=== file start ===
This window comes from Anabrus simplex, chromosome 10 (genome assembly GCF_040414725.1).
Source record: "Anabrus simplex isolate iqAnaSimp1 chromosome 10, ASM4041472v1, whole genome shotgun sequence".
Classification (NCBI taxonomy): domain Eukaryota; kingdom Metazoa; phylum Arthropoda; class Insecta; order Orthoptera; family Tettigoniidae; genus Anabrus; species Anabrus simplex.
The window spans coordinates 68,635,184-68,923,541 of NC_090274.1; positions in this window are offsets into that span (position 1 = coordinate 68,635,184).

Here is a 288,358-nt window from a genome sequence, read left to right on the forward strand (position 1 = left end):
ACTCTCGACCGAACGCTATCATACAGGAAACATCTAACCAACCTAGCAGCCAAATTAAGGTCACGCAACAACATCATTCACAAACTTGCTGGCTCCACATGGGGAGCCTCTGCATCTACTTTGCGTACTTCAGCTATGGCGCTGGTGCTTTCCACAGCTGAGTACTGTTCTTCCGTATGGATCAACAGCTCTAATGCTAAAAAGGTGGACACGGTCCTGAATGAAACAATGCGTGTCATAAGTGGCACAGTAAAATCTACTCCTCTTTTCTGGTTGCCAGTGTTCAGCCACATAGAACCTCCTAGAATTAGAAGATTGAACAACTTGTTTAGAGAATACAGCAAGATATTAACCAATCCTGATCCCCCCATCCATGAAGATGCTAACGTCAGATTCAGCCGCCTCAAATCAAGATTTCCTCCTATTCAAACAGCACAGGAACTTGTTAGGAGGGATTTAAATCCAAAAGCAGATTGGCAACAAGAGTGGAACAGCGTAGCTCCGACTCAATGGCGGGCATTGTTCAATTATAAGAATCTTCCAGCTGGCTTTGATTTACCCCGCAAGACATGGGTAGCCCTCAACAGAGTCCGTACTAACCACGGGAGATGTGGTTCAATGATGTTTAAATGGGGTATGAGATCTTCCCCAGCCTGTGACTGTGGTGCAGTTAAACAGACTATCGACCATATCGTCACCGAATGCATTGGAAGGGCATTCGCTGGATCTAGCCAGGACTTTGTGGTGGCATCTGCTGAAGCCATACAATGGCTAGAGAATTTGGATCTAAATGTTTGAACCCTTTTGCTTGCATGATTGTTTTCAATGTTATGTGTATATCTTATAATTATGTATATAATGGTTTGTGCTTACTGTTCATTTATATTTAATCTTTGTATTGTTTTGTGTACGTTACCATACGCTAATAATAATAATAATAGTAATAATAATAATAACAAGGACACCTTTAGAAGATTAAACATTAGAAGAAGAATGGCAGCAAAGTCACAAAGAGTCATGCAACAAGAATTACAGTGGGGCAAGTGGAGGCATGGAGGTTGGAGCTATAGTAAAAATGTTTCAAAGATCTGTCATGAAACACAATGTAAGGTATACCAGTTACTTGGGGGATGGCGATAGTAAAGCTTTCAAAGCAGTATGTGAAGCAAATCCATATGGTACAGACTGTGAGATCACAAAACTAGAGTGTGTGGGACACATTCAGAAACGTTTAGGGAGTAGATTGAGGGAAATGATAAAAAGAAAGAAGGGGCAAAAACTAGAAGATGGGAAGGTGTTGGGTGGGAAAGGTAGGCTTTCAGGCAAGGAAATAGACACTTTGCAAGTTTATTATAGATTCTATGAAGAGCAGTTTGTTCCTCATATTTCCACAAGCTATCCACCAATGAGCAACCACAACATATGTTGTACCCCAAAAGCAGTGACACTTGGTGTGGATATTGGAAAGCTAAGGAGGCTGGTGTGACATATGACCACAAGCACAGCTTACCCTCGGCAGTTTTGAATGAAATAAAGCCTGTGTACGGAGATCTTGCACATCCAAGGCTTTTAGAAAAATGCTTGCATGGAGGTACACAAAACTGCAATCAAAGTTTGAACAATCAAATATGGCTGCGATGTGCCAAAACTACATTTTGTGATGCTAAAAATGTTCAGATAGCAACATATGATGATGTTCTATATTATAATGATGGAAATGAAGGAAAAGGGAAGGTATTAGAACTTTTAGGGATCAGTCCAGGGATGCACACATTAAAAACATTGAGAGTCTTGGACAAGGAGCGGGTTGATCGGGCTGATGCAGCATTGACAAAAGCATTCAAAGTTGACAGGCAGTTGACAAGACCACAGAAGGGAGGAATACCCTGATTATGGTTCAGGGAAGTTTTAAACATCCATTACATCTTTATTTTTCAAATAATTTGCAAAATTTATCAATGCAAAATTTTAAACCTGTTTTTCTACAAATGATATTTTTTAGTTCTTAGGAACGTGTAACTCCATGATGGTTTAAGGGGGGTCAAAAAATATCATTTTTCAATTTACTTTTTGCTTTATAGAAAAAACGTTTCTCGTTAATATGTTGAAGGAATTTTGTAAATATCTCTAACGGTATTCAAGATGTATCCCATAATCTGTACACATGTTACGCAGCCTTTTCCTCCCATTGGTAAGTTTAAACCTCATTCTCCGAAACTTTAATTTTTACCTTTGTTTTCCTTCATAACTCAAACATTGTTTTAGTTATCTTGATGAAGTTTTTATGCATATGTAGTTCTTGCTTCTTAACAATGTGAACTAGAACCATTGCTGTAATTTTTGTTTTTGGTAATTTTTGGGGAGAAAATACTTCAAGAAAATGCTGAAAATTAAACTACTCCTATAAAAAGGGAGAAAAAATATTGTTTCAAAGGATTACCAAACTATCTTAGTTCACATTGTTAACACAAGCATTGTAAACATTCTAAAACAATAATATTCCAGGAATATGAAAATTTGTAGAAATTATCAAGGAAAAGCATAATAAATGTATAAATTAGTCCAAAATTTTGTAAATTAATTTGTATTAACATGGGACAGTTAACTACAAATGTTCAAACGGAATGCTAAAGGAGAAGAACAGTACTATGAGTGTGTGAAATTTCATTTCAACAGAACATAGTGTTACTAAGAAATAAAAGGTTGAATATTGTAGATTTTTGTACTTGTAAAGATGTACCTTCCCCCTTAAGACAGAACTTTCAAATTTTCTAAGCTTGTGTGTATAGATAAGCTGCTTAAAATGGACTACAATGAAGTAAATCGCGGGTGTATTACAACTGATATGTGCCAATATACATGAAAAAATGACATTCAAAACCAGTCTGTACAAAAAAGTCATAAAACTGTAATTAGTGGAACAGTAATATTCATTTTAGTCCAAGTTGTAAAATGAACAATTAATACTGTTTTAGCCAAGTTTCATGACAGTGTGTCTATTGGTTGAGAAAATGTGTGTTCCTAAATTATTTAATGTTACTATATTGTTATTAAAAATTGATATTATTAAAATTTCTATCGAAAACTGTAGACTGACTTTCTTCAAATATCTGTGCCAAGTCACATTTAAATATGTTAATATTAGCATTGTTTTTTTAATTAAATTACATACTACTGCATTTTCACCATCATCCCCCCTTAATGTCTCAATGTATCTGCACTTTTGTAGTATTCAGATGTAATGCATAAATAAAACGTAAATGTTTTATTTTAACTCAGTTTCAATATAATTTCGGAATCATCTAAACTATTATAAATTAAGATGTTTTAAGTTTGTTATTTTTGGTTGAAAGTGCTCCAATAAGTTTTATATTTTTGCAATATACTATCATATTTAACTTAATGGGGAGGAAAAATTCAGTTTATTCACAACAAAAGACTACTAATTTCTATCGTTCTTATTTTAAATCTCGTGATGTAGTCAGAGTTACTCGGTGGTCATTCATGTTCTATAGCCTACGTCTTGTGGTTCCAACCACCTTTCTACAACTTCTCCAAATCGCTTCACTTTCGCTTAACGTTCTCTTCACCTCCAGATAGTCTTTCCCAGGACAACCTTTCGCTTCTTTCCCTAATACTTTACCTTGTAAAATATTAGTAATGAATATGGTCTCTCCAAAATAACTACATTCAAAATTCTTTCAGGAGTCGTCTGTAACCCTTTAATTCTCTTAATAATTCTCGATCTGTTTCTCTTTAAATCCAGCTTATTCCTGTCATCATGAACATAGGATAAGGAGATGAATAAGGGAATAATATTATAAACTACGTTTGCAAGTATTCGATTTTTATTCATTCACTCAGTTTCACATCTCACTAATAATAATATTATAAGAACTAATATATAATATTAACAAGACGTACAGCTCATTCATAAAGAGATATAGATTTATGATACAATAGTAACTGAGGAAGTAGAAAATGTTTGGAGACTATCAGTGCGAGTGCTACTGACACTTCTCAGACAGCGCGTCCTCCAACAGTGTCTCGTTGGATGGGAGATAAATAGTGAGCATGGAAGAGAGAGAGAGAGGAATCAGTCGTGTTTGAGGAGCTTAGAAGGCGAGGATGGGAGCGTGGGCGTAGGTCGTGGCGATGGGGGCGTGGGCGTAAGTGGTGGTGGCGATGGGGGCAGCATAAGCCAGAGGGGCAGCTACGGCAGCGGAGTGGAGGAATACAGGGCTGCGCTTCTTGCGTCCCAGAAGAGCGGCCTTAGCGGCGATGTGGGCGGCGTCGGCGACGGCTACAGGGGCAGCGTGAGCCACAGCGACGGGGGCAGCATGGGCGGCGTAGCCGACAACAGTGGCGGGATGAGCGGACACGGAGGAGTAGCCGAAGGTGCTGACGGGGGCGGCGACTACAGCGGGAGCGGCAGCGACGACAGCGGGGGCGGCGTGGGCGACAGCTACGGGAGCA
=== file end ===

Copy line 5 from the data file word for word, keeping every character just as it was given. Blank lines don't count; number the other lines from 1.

Here is a 288,358-nt window from a genome sequence, read left to right on the forward strand (position 1 = left end):